Bob Dylan's reputation as a counterculture icon has led to the cancellation of his first-ever concerts in China and ultimately forced the legend to call off his tour of Southeast Asia. After completing a 14-date trek through Japan and a show in Seoul, South Korea, last month, Dylan was hoping to extend his tour and perform shows in Beijing and Shanghai, which would have marked his debut shows in China. However, China's Ministry of Culture rejected those plans, citing Dylan's past as a voice of change in the '60s, The Guardian reports.
The Ministry of Culture was likely also influenced by Björk's controversial actions during a performance in Shanghai in 2008, where she chanted "Tibet! Tibet!" during "Declare Independence." Since the Björk concert, the Ministry of Culture has become more cautious when considering Western acts, ruling in the aftermath, "Those who used to take part in activities that harm our nation's sovereignty are firmly not allowed to perform in China." "What Björk did definitely made life very difficult for other performers. They are very wary of what will be said by performers on stage now," promoter Jeffrey Wu, whose company set up Dylan's China dates, told the South China Morning Post.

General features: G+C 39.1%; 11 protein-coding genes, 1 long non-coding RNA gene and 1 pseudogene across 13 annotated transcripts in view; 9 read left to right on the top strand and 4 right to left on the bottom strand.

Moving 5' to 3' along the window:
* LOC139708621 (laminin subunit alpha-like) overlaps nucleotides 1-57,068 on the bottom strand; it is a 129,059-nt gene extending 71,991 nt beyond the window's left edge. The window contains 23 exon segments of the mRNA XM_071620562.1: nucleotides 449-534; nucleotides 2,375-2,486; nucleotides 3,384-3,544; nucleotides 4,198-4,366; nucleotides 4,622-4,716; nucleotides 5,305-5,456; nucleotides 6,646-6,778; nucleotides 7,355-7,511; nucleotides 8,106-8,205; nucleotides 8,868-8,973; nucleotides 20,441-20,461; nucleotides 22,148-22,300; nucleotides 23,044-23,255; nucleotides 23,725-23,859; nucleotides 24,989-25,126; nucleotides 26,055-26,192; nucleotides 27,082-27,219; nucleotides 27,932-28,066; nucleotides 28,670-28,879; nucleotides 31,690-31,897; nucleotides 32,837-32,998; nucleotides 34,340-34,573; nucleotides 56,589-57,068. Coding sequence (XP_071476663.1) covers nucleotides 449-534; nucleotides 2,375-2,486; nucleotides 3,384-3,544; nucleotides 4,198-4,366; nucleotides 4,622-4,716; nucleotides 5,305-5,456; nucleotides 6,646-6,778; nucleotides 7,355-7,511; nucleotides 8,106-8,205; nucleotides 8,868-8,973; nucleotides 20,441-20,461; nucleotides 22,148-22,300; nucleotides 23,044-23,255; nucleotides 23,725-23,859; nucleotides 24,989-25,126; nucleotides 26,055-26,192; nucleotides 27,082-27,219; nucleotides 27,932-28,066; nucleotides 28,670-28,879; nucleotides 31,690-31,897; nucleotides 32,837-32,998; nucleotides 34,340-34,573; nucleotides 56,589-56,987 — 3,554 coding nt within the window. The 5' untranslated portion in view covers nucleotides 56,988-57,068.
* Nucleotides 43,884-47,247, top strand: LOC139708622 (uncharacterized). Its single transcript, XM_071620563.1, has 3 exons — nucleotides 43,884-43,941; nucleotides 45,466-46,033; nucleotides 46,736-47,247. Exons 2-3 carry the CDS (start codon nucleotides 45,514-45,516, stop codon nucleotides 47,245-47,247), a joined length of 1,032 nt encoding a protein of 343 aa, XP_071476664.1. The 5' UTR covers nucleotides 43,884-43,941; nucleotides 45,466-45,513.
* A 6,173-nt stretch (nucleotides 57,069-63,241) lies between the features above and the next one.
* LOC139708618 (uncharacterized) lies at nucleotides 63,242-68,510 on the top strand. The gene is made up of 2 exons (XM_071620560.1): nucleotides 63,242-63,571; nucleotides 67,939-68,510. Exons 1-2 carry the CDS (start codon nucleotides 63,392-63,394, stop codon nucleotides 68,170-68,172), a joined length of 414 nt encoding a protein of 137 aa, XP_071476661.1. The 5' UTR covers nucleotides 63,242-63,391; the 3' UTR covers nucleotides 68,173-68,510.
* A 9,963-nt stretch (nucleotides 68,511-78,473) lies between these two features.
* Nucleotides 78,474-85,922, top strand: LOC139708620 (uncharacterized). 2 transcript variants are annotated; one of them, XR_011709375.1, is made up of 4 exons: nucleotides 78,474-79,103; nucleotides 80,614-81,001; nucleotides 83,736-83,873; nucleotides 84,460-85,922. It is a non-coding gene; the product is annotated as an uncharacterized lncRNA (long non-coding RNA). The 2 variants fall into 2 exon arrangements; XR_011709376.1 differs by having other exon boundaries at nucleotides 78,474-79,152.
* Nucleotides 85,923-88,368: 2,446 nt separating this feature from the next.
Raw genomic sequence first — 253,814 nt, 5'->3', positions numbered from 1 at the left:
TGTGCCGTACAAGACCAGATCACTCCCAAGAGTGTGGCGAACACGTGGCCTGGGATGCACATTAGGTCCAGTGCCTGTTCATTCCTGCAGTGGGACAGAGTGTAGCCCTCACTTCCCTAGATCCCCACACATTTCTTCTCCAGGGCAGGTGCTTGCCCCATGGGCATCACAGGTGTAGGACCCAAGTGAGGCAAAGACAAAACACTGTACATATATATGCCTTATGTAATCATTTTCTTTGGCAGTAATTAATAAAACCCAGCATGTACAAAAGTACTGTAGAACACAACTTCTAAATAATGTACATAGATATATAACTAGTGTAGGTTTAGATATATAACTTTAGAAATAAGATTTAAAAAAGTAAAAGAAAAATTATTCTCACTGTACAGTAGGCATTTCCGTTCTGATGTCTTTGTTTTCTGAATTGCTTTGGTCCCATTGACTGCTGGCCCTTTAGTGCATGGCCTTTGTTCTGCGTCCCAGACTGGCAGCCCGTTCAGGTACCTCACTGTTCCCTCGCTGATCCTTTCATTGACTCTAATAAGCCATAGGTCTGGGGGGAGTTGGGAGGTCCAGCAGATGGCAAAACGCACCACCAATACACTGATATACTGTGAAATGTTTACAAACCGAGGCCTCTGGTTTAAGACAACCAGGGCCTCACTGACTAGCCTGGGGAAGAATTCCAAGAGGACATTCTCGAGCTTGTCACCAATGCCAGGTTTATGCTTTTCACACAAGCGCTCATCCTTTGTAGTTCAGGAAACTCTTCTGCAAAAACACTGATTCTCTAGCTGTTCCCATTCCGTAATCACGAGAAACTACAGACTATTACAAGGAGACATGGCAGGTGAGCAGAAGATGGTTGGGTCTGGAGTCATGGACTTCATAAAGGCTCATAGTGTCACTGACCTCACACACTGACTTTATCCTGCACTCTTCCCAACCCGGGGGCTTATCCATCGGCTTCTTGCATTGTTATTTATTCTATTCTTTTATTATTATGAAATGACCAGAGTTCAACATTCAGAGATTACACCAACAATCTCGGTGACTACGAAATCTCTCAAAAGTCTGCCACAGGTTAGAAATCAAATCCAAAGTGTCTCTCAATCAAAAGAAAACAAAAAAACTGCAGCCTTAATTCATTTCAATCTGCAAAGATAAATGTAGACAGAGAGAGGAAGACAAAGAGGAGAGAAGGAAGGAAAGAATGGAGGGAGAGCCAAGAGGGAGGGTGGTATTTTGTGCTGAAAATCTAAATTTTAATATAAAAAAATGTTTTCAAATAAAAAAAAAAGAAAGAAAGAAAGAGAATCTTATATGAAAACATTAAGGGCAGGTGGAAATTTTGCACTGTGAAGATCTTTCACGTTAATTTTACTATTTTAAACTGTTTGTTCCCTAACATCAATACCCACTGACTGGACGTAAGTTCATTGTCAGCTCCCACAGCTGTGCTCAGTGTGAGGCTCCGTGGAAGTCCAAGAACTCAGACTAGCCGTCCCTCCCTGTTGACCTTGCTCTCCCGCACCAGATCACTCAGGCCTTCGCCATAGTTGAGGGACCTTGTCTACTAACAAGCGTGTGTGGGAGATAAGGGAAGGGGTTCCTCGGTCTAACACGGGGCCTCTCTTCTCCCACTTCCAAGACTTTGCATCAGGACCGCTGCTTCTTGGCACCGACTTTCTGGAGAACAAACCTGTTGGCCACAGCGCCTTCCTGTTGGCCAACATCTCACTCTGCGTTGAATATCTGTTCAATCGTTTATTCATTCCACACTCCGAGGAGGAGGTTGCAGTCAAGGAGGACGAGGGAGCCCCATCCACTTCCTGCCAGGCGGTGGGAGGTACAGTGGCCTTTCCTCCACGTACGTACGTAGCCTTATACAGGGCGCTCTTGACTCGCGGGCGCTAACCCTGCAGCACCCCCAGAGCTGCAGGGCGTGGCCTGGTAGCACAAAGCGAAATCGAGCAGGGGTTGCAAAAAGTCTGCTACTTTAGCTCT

Because Dylan didn't receive permission to perform in China, the singer also abandoned plans for shows in Taiwan and Hong Kong. "With Beijing and China ruled out, it was not possible for him just to play concerts in Hong Kong, South Korea and Taiwan," Wu said. "The chance to play in China was the main attraction for him. When that fell through everything else was called off."
With plans to tour China scrapped, Dylan will return to the road May 29th in Athens, Greece to begin a major tour of Europe.
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